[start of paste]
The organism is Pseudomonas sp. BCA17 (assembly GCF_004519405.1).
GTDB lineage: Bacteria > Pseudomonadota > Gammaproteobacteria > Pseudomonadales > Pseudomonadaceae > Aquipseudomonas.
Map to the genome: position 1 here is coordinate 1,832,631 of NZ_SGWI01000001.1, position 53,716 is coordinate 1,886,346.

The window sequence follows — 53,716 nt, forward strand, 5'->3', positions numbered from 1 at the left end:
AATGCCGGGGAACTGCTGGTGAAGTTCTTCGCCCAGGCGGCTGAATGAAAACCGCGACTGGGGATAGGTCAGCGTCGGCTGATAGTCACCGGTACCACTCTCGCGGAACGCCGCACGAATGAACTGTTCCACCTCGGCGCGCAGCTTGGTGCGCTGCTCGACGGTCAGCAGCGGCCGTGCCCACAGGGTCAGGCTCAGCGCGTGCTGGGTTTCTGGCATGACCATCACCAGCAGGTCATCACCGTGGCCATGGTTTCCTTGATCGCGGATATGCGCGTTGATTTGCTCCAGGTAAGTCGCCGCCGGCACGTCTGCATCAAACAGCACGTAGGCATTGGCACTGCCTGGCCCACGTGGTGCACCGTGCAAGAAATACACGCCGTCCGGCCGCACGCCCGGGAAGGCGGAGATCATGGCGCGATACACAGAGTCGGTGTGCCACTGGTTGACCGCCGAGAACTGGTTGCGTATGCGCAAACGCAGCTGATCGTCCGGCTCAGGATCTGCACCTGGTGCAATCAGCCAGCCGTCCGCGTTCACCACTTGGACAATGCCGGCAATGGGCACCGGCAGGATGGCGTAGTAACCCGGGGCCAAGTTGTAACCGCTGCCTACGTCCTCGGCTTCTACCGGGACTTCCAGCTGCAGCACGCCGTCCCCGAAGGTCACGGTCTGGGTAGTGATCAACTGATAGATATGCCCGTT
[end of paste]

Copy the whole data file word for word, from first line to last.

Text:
The organism is Pseudomonas sp. BCA17 (assembly GCF_004519405.1).
GTDB lineage: Bacteria > Pseudomonadota > Gammaproteobacteria > Pseudomonadales > Pseudomonadaceae > Aquipseudomonas.
Map to the genome: position 1 here is coordinate 1,832,631 of NZ_SGWI01000001.1, position 53,716 is coordinate 1,886,346.

The window sequence follows — 53,716 nt, forward strand, 5'->3', positions numbered from 1 at the left end:
AATGCCGGGGAACTGCTGGTGAAGTTCTTCGCCCAGGCGGCTGAATGAAAACCGCGACTGGGGATAGGTCAGCGTCGGCTGATAGTCACCGGTACCACTCTCGCGGAACGCCGCACGAATGAACTGTTCCACCTCGGCGCGCAGCTTGGTGCGCTGCTCGACGGTCAGCAGCGGCCGTGCCCACAGGGTCAGGCTCAGCGCGTGCTGGGTTTCTGGCATGACCATCACCAGCAGGTCATCACCGTGGCCATGGTTTCCTTGATCGCGGATATGCGCGTTGATTTGCTCCAGGTAAGTCGCCGCCGGCACGTCTGCATCAAACAGCACGTAGGCATTGGCACTGCCTGGCCCACGTGGTGCACCGTGCAAGAAATACACGCCGTCCGGCCGCACGCCCGGGAAGGCGGAGATCATGGCGCGATACACAGAGTCGGTGTGCCACTGGTTGACCGCCGAGAACTGGTTGCGTATGCGCAAACGCAGCTGATCGTCCGGCTCAGGATCTGCACCTGGTGCAATCAGCCAGCCGTCCGCGTTCACCACTTGGACAATGCCGGCAATGGGCACCGGCAGGATGGCGTAGTAACCCGGGGCCAAGTTGTAACCGCTGCCTACGTCCTCGGCTTCTACCGGGACTTCCAGCTGCAGCACGCCGTCCCCGAAGGTCACGGTCTGGGTAGTGATCAACTGATAGATATGCCCGTT